A centimeter-scale origami quadruped that leverages curved creases to self-fold and crawl with one motor. (Image: Sung Lab/University of Pennsylvania)

Centimeter-scale walking and crawling robots are in demand both for their ability to explore tight or cluttered environments and for their low fabrication costs. Now, pulling from origami-inspired construction, researchers led by Cynthia Sung, Gabel Family Term Assistant Professor in Mechanical Engineering and Applied Mechanics, have crafted a more simplified approach to the design and fabrication of these robots.

Known as CurveQuad, this centimeter-scale quadruped leverages curved-crease origami to self-fold, unfold, crawl and steer, all using a single motor. The curved creases in this technique have interesting mechanical properties as compared to more commonly used straight crease designs because they induce bending in a folded sheet. Energy, stored in the folding of creases and in the bending of panels, allows for controlled, reversible and complex motions using fewer actuators.

“The robot is able to do these things because it uses curved creases,” says Sung, also a member of Penn’s General Robotics, Automation, Sensing and Perception (GRASP) Lab. “Since it is simple and thus relatively cheap, we imagine that similar designs can be made in the future for rapid deployment of robotic swarms, which could be produced for dollars or potentially even cents per robot.”

CurveQuad’s single motor for self-folding and movement reduces the robot’s total mass and volume. The origami-inspired design also simplifies the manufacturing and assembly of a centimeter-scale robot by fabricating the entire robot, or its parts, from a few flat sheets of material, then folding it into its 3D shape, often with fully embedded electronics, actuators, and computation onboard. These manufacturing processes are also scalable to large-volume production.

CurveQuad is a new addition to the sparsely populated design space of steerable, single-actuator walking robots. At just eight centimeters long and weighing approximately 11 grams, it is relatively small and light for a motor-based walking robot, said Daniel Feshbach, lead author and a doctoral student in the Sung Robotics Lab.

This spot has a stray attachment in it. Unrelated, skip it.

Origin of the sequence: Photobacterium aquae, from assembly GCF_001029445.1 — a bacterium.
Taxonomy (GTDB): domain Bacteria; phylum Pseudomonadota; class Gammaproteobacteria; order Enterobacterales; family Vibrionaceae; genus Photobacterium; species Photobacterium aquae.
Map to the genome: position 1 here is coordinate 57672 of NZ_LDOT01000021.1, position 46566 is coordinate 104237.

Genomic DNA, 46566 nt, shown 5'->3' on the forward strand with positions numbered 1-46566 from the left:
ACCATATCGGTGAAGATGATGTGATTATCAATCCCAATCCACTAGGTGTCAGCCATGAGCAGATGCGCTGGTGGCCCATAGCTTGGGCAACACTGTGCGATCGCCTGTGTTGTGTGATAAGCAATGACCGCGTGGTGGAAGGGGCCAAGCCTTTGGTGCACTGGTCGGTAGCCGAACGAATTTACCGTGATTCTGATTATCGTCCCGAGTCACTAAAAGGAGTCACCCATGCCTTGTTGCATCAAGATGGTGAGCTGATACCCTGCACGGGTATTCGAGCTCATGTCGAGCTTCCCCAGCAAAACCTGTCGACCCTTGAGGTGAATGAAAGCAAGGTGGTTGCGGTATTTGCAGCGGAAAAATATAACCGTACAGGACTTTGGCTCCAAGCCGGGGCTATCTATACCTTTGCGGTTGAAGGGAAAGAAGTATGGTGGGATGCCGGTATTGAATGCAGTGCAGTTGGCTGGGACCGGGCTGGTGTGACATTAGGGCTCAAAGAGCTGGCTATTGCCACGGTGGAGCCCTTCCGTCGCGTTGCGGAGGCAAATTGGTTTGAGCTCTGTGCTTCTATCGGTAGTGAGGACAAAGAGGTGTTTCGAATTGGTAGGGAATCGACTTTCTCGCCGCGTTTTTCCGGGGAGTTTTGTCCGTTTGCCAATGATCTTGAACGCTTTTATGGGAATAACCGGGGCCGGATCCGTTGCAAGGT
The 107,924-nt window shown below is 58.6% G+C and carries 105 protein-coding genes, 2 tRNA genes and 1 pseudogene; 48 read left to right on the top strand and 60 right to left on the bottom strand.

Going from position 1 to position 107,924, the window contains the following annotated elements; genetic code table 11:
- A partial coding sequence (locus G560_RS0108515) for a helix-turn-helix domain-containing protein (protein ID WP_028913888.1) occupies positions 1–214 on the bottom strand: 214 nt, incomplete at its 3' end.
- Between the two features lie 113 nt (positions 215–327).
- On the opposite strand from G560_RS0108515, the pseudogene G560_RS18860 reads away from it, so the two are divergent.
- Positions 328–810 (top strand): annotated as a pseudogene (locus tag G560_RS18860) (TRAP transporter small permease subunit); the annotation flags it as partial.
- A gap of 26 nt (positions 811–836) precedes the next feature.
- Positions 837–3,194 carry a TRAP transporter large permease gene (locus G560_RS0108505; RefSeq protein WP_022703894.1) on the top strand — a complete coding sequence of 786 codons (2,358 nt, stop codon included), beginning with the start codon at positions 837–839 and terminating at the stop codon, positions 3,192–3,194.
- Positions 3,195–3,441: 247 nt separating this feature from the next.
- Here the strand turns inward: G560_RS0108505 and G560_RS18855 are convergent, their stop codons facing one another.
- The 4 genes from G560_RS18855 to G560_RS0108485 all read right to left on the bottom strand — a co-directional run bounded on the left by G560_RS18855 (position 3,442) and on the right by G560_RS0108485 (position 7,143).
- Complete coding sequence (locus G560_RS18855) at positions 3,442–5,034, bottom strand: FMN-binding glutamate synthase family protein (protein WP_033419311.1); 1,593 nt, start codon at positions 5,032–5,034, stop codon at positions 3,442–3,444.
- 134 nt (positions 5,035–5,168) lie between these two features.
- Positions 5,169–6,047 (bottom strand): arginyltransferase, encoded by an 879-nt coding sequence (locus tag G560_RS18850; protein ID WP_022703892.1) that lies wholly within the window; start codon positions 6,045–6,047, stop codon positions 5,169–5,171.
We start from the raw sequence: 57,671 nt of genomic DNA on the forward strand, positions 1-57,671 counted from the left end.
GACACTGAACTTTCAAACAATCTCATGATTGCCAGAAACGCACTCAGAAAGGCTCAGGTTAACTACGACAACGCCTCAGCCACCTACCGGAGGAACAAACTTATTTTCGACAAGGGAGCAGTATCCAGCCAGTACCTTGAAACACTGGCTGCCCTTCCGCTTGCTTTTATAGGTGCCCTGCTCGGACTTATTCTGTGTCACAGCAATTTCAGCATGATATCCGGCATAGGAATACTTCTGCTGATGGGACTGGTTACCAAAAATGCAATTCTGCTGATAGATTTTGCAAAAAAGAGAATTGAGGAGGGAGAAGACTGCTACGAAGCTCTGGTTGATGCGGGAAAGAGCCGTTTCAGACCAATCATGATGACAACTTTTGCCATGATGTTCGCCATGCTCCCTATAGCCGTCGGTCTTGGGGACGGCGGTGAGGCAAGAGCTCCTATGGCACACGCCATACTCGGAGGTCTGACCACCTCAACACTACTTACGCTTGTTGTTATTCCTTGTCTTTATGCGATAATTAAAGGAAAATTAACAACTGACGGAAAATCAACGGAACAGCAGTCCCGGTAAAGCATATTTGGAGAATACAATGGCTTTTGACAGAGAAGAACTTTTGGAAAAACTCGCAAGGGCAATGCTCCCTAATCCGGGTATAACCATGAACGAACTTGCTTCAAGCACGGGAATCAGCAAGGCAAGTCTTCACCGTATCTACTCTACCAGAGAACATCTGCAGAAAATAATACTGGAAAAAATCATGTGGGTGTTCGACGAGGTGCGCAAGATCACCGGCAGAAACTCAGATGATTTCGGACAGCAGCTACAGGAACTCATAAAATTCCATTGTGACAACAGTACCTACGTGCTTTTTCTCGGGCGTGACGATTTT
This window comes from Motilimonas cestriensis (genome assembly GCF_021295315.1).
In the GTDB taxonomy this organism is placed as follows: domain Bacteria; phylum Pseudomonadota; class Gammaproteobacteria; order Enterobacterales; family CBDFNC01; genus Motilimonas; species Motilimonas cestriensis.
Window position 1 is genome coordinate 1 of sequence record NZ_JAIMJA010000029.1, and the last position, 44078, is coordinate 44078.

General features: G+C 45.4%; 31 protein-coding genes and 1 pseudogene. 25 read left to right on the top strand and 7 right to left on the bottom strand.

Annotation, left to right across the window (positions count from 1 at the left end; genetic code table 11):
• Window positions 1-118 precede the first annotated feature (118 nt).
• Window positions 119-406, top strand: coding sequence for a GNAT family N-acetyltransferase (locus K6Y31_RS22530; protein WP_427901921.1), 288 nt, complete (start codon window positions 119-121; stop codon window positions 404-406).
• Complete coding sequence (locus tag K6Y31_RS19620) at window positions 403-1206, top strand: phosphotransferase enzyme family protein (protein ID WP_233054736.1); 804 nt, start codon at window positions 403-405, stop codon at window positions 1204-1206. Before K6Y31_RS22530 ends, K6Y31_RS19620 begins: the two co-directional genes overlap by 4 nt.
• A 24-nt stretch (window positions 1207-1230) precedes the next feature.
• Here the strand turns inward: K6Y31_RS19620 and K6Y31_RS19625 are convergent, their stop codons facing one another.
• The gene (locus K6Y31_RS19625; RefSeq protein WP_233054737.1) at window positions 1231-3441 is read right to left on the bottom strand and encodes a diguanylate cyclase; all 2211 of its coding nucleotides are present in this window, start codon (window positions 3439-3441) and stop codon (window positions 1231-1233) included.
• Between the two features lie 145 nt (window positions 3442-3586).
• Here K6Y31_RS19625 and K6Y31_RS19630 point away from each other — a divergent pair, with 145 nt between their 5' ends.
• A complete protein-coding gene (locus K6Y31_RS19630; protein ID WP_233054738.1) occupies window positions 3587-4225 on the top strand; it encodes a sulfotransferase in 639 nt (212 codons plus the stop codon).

“The broadest implication of CurveQuad is to contribute evidence that the beautiful, smooth bending of curved folds can lead to complex and useful movement from very simple fold patterns,” he said. “The curved crease pattern is the central feature that enables CurveQuad to self-fold, crawl and steer with just one motor.”

Researchers demonstrated basic feedback control by steering the robot toward a light source from different starting positions and orientations. The team then illustrated swarm aggregation through four robots simultaneously steering toward the light. The results highlight how curved crease origami in self-assembling and deployable robots supports complex motions like locomotion. Future research will examine how small, expendable robots could explore cluttered or dangerous environments.

“The CurveQuad is part of a line of work in our lab focused on simplifying robot design and assembly so that they can be more accessible, customizable and usable to the general public,” said Sung. “Think, for example, about bringing a box of flatpack robots somewhere, having them all fold and walk around to do exploration or sensing, and then flattening back into the box for storage until the next use. We are currently working on a second version of this robot with fully integrated electronics so that we can demonstrate this capability.”

The findings are published in the journal Proceedings of the IEEE/RSJ International Conference on Intelligent Robots and Systems.

For more information, contact Holly Wojcik at This email address is being protected from spambots. You need JavaScript enabled to view it.; 215-573-4607.